Dr. K told us that our egg donor would be coming in that afternoon for egg collection. The highest-grade embryos, comprised of the donor’s eggs and Matt’s genetic material, would be implanted in our surrogate’s womb on Saturday.
Finally, we asked when we’d have confirmation of our pregnancy’s success. (See how I phrased that in the positive there? ;)) It sounds like sometime between August 11-15 we’ll know if we have a pregnancy. That happens to be the same time we’ll be on our honeymoon in Spain, so that would be a really wonderful time to hear the news that we have a pregnancy under way. (Start crossing those fingers and toes, please.)
As required, Matt left a genetic sample after our meeting with Dr. K and then we were finished. Altogether we were at the clinic for just under an hour.
And Then We Got An E-mail
Matt’s iPhone chimed shortly after we returned to our hotel, signaling a new e-mail. It was from Dr. K.
“We have done the scan of your chosen egg donor,” it read. “I’m afraid that she has a poor response and it is not advisable to go ahead with her. Please find attached an egg donor who would be ready for egg collection on Friday. If you approve, we can go ahead with the cycle. Otherwise we will send you a list of immediately available donors to choose from and start the cycle.”
The egg donor we’d chosen, whom we’d affectionately nicknamed Yearbook Pose (as we don’t know her name and never will, and needed a way to refer to her based on her egg donor profile picture), apparently wasn’t going to work out.
We weren’t crazy about the donor profile we’d been forwarded as an immediately replacement. We sent Dr. K an e-mail and asked if we could see the other currently available egg donors, knowing that choosing someone other than the immediate replacement would delay our process for weeks. We were still considering the immediately available donor, but we wanted to see what other options were available.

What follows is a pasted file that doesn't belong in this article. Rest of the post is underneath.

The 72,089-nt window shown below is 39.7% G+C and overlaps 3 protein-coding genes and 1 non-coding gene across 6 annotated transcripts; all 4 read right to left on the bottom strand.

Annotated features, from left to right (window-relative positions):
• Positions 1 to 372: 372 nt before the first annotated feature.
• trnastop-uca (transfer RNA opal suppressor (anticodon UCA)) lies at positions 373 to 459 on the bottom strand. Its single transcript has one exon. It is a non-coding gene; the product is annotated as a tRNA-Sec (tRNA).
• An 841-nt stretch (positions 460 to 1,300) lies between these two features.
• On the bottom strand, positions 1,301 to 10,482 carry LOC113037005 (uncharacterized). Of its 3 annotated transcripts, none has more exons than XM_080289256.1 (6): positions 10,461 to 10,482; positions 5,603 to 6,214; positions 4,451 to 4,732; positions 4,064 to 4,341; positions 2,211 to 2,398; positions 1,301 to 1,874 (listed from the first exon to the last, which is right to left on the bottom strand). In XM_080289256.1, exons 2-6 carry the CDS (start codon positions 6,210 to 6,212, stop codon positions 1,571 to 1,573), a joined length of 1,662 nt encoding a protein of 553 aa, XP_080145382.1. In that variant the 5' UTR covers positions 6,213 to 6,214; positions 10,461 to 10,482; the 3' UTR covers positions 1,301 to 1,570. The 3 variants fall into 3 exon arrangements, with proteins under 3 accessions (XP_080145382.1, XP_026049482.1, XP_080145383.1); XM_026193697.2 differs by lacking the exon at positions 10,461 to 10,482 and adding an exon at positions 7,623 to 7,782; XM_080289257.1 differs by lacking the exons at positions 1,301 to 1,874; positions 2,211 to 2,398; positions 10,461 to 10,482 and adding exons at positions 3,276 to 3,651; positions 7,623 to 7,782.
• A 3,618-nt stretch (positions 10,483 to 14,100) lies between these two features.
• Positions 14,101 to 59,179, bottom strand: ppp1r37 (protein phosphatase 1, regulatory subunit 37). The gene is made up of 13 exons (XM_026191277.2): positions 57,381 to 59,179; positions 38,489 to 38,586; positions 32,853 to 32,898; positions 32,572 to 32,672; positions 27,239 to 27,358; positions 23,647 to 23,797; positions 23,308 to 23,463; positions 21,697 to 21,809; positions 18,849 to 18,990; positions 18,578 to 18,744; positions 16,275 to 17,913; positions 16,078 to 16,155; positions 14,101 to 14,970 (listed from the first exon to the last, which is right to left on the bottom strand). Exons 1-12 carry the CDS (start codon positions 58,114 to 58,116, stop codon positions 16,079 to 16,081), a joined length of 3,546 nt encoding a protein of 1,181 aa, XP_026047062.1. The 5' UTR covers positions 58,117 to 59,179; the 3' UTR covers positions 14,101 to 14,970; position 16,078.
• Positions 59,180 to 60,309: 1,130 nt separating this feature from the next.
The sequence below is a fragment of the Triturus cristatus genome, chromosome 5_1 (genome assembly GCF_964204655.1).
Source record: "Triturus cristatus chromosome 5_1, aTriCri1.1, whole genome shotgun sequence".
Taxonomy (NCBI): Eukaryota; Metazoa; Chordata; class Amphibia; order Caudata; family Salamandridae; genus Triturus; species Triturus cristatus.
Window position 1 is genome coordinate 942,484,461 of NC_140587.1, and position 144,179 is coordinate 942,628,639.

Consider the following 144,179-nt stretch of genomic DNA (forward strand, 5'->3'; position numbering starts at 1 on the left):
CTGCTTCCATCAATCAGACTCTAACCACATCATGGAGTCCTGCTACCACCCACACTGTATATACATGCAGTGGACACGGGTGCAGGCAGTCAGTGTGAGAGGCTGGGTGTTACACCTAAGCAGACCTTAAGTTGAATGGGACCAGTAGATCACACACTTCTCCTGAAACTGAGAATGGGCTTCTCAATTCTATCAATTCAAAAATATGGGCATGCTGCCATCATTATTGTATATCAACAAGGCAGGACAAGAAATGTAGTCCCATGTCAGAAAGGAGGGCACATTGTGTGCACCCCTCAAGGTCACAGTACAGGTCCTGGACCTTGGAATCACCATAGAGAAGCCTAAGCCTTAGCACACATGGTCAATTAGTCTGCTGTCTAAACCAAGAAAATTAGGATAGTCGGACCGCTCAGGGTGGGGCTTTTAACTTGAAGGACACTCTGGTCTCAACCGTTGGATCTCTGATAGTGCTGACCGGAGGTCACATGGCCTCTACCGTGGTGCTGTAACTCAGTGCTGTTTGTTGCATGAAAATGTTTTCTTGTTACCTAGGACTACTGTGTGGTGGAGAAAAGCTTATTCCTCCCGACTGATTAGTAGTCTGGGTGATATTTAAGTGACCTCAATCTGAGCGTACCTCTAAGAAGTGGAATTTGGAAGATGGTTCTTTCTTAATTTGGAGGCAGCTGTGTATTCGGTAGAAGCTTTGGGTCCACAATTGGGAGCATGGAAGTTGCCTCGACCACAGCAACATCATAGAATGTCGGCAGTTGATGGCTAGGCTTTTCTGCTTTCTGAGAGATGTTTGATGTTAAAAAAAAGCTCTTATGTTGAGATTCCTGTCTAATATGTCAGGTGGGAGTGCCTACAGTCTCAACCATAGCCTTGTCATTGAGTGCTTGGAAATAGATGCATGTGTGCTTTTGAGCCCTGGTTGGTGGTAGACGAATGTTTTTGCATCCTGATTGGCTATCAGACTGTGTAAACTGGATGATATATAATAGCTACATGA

That night, after near-constant refreshing of Matt’s e-mail inbox, we received 16 potential egg donor profiles to review. One woman became our favorite right away and became The Girl Next Door in our profile nickname vernacular. She looked sweet, wholesome, and subtly pretty.
She was our winner.
Day Three and Another E-mail
We decided to take it easy on our third day in Mumbai. We had a lazy breakfast and spent time on Skype and FaceTime with our families. We also wanted to hang around the hotel a bit to see if Dr. K would e-mail back a confirmation of our new donor and any instructions on how we would proceed. We were uncertain of all the ramifications (timing, financial, etc.) that might result from the egg donor changes.
Later that afternoon, once we started to get a little stir crazy at the hotel, and before we were about to head out to a movie, Matt’s iPhone chimed as another e-mail from Dr. K popped into his inbox.
“Kindly find attached a new egg donor profile, whose eggs have resulted in a previous pregnancy, and whose eggs would be ready for pick-up in a day or two,” the e-mail read. “You can choose to proceed with your cycle with her if you like her profile. Kindly let me know as soon as possible, enabling me to proceed with your cycle accordingly.”
Apparently the time lag required for The Girl Next Door to get synched up with hormonal injections, as well as our surrogate’s cycle, would be an obstacle we could quickly overcome if we liked this third donor.
We opened the profile Dr. K. had attached.
“Are you okay with this donor?” Matt asked me.
I thought for a bit. I had really liked Girl Next Door. I liked this donor, too, though, and liked the idea of staying on our currently scheduled cycle.
“I am,” I said. “Are you?”
The moment felt big. There was a pause before we did anything.
Then Matt tapped out an e-mail to Dr. K to confirm that we were ready to go with this third donor.
We don’t have a cutesy referential nickname for this photo. This one we’ll simply call Our Egg Donor.